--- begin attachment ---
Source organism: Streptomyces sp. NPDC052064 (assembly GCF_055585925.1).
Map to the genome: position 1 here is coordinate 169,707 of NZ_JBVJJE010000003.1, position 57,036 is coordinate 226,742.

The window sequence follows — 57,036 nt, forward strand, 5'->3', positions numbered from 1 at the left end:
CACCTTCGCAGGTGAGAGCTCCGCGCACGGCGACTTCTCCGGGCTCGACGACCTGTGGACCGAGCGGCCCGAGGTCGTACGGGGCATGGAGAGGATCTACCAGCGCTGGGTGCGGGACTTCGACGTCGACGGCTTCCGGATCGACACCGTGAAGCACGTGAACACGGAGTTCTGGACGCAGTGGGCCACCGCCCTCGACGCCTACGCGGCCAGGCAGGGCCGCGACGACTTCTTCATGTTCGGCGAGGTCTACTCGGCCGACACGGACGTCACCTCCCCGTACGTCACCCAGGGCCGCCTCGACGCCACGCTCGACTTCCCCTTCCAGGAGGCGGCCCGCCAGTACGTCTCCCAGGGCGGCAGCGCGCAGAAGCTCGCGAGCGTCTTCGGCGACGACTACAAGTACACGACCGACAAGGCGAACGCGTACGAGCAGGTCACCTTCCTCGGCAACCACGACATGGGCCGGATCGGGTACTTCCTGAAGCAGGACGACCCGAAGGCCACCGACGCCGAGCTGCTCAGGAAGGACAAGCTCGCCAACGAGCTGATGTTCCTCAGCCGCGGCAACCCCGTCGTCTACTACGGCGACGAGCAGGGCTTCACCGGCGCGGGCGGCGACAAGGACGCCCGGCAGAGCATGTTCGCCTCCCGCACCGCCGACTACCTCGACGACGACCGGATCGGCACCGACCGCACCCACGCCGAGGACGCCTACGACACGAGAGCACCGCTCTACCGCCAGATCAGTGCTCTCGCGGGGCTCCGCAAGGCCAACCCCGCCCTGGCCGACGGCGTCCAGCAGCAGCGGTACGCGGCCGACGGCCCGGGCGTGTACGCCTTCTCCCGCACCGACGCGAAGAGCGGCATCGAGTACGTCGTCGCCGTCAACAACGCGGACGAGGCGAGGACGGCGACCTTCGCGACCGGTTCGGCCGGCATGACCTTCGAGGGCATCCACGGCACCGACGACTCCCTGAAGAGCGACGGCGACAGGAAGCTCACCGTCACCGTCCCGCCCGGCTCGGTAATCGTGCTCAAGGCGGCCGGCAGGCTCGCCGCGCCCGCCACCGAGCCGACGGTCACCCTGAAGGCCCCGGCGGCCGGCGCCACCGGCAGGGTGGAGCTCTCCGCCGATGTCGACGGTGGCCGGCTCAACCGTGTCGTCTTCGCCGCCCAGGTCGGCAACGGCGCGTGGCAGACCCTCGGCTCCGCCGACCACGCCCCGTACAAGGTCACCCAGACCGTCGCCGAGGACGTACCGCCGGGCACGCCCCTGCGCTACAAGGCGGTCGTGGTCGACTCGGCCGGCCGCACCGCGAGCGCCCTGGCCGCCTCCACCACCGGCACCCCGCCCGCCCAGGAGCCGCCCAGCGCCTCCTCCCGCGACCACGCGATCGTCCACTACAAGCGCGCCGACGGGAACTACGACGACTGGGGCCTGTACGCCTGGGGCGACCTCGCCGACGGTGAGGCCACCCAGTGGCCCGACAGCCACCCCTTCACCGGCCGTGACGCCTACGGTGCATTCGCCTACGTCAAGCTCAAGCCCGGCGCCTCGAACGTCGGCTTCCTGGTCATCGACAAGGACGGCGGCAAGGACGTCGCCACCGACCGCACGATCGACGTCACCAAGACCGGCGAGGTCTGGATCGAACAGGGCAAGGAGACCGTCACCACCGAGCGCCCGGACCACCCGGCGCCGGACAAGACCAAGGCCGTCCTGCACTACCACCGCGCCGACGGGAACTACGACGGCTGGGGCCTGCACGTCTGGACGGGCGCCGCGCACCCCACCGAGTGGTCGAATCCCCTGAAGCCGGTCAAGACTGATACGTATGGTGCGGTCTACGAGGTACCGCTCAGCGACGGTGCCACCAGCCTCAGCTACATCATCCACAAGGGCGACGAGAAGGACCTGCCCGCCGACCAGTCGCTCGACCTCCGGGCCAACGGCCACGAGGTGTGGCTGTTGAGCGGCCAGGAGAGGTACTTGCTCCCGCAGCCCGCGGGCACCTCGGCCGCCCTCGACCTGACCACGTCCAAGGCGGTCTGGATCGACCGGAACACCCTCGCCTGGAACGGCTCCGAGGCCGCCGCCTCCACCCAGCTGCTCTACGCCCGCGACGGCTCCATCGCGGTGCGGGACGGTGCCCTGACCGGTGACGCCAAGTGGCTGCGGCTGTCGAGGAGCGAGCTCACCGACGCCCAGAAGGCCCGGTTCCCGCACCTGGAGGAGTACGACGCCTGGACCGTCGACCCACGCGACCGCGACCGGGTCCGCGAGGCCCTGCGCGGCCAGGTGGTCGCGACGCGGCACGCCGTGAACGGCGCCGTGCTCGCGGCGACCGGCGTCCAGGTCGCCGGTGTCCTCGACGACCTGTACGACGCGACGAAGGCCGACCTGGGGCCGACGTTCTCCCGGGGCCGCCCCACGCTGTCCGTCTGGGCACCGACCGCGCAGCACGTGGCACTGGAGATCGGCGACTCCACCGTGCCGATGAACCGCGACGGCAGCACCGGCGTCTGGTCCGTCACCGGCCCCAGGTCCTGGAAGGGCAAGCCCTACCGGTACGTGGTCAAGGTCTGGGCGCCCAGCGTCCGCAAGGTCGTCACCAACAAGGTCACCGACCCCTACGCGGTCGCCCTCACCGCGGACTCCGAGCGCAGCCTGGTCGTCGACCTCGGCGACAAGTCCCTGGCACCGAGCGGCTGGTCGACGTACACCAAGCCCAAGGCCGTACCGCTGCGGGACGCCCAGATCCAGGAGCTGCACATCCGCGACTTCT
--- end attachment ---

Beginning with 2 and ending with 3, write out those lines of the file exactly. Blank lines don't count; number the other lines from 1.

Map to the genome: position 1 here is coordinate 169,707 of NZ_JBVJJE010000003.1, position 57,036 is coordinate 226,742.

The window sequence follows — 57,036 nt, forward strand, 5'->3', positions numbered from 1 at the left end: